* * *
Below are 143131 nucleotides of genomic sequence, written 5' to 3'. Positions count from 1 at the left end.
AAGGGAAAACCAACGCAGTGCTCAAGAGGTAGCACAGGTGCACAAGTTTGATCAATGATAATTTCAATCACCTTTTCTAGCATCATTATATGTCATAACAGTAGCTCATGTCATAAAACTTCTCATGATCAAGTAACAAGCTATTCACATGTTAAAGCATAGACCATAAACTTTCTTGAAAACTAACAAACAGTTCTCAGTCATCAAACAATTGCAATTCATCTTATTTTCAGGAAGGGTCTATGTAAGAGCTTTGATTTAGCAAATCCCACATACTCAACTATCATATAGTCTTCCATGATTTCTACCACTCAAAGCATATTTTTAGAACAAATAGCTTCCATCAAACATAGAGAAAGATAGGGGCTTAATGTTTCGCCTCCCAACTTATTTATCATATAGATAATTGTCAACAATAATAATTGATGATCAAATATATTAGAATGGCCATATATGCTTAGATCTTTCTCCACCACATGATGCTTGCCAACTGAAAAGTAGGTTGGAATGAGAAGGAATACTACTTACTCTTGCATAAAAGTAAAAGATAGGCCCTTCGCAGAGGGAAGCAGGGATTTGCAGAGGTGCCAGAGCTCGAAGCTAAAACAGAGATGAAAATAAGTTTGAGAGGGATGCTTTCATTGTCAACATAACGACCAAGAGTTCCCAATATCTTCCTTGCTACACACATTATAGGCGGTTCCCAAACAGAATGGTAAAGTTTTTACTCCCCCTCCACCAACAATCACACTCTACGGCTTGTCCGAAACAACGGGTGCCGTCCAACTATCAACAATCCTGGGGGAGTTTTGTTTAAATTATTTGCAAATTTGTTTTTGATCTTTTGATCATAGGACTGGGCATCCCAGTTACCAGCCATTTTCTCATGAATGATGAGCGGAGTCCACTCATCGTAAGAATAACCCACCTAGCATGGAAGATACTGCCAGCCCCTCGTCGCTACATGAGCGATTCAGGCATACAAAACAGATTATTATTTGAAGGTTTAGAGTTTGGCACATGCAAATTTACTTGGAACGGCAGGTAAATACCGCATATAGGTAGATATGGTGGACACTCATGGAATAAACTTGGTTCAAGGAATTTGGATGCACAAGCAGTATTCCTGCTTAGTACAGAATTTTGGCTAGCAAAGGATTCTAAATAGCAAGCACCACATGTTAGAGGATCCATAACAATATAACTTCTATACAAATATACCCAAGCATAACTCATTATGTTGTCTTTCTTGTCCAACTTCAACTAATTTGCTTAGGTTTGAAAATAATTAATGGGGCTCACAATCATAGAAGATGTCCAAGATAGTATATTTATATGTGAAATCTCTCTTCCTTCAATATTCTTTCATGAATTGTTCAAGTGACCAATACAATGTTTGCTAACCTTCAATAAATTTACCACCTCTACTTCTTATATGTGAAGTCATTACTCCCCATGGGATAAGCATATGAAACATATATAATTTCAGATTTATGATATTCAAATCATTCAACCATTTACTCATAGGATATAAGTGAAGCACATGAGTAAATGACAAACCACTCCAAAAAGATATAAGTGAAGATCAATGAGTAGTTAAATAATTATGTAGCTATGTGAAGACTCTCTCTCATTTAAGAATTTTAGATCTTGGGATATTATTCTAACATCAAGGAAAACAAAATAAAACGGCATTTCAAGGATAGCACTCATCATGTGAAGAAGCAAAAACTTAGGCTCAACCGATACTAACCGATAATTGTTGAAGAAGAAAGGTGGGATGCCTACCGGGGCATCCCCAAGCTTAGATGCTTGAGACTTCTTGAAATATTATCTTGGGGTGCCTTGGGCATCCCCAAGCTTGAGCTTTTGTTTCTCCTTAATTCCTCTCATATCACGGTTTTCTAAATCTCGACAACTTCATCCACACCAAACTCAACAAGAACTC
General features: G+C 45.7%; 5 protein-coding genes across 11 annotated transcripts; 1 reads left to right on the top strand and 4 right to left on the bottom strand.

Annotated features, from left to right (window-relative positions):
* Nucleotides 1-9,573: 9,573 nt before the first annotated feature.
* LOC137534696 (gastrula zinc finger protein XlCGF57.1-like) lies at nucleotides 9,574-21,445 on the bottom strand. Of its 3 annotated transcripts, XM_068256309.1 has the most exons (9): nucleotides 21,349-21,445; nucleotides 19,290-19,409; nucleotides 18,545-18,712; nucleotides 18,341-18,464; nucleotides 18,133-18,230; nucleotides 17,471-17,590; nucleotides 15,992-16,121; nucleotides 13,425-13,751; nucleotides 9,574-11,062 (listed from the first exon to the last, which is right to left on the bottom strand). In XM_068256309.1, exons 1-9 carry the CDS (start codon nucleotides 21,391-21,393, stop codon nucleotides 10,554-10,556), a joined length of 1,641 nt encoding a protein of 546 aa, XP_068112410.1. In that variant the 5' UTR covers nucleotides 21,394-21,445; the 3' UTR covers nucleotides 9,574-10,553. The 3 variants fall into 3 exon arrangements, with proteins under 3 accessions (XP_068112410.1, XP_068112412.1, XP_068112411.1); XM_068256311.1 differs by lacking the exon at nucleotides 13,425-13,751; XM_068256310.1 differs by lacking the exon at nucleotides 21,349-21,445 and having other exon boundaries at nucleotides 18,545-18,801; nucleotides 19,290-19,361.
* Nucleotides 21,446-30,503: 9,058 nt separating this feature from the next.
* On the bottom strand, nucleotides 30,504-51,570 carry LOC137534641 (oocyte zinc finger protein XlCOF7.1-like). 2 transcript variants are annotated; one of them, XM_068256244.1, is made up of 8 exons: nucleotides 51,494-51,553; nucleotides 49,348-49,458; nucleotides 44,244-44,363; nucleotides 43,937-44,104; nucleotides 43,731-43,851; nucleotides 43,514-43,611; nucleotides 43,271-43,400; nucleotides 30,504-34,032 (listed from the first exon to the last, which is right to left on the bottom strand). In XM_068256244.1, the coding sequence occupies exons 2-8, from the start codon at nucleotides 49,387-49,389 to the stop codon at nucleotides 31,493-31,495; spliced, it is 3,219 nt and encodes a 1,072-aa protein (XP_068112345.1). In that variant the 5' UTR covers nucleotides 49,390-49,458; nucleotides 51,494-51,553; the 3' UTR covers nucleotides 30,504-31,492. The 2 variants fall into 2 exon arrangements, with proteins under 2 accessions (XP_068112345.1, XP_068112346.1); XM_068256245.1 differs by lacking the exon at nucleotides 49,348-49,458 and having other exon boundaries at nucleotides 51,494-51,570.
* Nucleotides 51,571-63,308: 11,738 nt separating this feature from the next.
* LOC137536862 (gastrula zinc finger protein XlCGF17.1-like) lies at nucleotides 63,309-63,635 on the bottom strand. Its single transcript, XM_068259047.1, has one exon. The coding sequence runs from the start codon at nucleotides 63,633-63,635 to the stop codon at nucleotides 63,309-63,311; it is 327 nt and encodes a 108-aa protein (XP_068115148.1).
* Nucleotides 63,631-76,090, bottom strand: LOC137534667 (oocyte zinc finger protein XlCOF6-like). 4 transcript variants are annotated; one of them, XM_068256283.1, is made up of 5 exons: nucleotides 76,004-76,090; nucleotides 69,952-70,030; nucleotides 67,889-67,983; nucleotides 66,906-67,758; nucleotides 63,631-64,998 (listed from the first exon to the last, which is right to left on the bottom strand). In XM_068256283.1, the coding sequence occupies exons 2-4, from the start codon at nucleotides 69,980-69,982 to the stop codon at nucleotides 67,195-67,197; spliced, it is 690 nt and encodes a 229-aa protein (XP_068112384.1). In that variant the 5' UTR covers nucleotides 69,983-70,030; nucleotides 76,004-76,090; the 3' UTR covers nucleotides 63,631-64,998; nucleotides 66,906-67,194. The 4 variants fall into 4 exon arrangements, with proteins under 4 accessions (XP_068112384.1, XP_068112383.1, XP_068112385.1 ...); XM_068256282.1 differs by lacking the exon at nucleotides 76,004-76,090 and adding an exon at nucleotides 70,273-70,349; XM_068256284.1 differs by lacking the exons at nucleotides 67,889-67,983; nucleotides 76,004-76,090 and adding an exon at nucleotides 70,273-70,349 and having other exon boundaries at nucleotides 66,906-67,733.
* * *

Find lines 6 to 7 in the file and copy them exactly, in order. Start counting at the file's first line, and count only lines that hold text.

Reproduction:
* LOC137534696 (gastrula zinc finger protein XlCGF57.1-like) lies at nucleotides 9,574-21,445 on the bottom strand. Of its 3 annotated transcripts, XM_068256309.1 has the most exons (9): nucleotides 21,349-21,445; nucleotides 19,290-19,409; nucleotides 18,545-18,712; nucleotides 18,341-18,464; nucleotides 18,133-18,230; nucleotides 17,471-17,590; nucleotides 15,992-16,121; nucleotides 13,425-13,751; nucleotides 9,574-11,062 (listed from the first exon to the last, which is right to left on the bottom strand). In XM_068256309.1, exons 1-9 carry the CDS (start codon nucleotides 21,391-21,393, stop codon nucleotides 10,554-10,556), a joined length of 1,641 nt encoding a protein of 546 aa, XP_068112410.1. In that variant the 5' UTR covers nucleotides 21,394-21,445; the 3' UTR covers nucleotides 9,574-10,553. The 3 variants fall into 3 exon arrangements, with proteins under 3 accessions (XP_068112410.1, XP_068112412.1, XP_068112411.1); XM_068256311.1 differs by lacking the exon at nucleotides 13,425-13,751; XM_068256310.1 differs by lacking the exon at nucleotides 21,349-21,445 and having other exon boundaries at nucleotides 18,545-18,801; nucleotides 19,290-19,361.
* Nucleotides 21,446-30,503: 9,058 nt separating this feature from the next.